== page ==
When Chicago Bears offensive coordinator Dowell Loggains says, “The eyes and the feet are attached,” it doesn’t mean he needs a lesson in anatomy.
Loggains was discussing a key component in the development of rookie Mitch Trubisky and all young quarterbacks.
The more a quarterback sees something live on the field, in real time, and processes where the ball needs to go, the less he feels as if the action is moving too fast.
“Once the game starts to slow down for them, you start to see their feet slow down because the eyes and the feet are attached,” Loggains said.
“When (Trubisky) is starting to see things and process the information a little quicker, (when) he’s seen more, and his library of coverages grows, you’ll see his feet start to slow down.
“It starts with his eyes and goes down. When you watch the Peyton Mannings and Tom Bradys and Aaron Rodgers of the world, they always look very under control because they know exactly what they’re looking at.”
At the NFL level, it’s not just being able to recognize different defenses. There’s also the matter of footwork and other mechanics, which are easier to maintain when a quarterback isn’t conflicted or confused as he surveys the field.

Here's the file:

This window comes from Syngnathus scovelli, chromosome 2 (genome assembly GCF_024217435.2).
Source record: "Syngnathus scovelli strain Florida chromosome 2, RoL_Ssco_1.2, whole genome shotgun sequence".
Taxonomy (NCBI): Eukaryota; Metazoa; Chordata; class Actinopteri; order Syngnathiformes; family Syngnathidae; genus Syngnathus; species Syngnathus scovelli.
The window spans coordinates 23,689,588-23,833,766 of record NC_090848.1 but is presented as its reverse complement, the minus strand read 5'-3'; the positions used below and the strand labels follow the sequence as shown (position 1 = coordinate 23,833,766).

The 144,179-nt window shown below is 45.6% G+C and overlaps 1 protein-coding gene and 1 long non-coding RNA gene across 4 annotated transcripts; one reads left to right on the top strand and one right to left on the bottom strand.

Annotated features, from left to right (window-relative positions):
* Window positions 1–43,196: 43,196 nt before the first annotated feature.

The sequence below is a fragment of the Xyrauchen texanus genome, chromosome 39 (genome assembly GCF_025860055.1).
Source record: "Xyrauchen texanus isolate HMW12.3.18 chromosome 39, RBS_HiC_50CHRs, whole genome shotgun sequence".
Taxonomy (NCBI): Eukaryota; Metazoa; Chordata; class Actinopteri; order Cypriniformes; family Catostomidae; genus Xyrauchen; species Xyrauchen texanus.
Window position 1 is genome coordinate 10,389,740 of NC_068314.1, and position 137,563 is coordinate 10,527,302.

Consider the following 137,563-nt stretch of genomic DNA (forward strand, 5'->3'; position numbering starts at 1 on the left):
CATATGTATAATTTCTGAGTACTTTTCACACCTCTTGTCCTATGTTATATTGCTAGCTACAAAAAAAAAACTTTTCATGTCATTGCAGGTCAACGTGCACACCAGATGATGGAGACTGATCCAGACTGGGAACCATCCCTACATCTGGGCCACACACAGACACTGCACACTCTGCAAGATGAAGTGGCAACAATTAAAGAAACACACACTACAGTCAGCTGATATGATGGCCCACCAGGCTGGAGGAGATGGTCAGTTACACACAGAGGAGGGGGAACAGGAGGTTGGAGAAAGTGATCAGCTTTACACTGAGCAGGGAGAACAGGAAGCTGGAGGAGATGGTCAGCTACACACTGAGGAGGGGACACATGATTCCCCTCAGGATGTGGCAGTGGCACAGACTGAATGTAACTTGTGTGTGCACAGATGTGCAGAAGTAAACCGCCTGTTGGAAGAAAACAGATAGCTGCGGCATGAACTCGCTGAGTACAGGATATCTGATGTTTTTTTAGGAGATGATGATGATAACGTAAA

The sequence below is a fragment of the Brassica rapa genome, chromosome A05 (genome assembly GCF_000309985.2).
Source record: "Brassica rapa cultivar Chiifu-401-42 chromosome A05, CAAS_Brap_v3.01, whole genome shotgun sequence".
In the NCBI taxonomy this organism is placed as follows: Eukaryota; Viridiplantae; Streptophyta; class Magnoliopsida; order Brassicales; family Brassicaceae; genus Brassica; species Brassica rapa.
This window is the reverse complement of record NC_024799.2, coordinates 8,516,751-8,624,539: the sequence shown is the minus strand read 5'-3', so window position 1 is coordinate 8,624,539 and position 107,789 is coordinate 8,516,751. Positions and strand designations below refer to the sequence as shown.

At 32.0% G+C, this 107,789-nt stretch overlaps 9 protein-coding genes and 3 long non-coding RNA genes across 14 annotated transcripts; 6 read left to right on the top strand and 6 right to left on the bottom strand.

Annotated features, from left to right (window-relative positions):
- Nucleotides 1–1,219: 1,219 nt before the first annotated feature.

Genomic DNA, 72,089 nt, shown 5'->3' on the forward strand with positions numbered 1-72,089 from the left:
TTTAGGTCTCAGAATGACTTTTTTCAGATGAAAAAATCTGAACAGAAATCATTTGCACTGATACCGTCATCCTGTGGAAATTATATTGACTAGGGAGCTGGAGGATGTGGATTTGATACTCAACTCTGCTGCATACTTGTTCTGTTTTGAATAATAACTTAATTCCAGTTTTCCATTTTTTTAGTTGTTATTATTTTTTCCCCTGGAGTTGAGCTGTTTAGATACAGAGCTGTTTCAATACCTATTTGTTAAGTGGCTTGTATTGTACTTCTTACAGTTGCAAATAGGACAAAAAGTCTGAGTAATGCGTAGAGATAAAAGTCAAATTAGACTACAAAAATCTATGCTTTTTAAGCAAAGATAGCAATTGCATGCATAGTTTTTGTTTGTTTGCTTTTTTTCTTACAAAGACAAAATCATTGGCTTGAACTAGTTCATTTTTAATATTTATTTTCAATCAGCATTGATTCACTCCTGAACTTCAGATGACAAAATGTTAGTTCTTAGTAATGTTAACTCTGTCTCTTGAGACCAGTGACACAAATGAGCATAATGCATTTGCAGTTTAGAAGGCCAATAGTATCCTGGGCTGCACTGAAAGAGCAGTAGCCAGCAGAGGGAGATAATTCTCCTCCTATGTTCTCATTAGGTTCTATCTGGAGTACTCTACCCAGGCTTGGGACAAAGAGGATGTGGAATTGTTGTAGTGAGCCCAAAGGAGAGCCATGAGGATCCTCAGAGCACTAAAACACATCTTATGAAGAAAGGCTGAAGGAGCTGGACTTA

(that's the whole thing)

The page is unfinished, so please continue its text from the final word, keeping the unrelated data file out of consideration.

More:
“It all ties together,” Trubisky said. “When your footwork and eyes are in the right spot, you’re usually going to be on time (delivering the ball) and throwing with really great accuracy.”
It’s not as if Trubisky had bad mechanics at North Carolina, where he completed 68 percent of his passes in his final year and threw for 30 touchdowns and just 6 interceptions.
But it’s rare that any rookie quarterback can’t benefit from a tweak here or a refinement there. Any bad habits, even subtle ones, have to be corrected.
“If (my) muscle memory goes back to my old drops or if I go back to my own stuff, usually the timing is a little off within the play,” Trubisky said. “But, if I just do exactly what I’m coached, then we’ll be right on, we’ll be fine.
“It’s just repetition. Keep doing it. We’re installing new stuff every week. It’s just trying to rep that stuff, get it down, so by the time we get to the game, it’s second nature.”
Practice reps help, but there is no better way for a quarterback to learn how to decipher a defense and maintain his mechanics than by doing it in live game action.
“There’s no way to manufacture that,” Loggains said.
That was a problem for Trubisky in his first four starts because until then he was a clear-cut backup.
Plan A was to bring him along slowly behind Mike Glennon for at least a full year, if necessary. As a result, the rookie got a small fraction of the No. 1 reps the veteran received the first four weeks of the season.
“The way we chose to go about this quarterback thing, (Trubisky) wasn’t competing for a job,” Loggains said. “He was taking (No.) 3 reps and moving up the depth chart that way.
“So there’s a lot of growth that’s going to take place with him, and a lot of it is because he was playing with the 2s and the 3s and obviously he wasn’t getting starter reps.
“The best way to grow through this process is just go out and play.”
Trubisky’s on-the-job training continues Sunday against the Green Bay Packers at Soldier Field.
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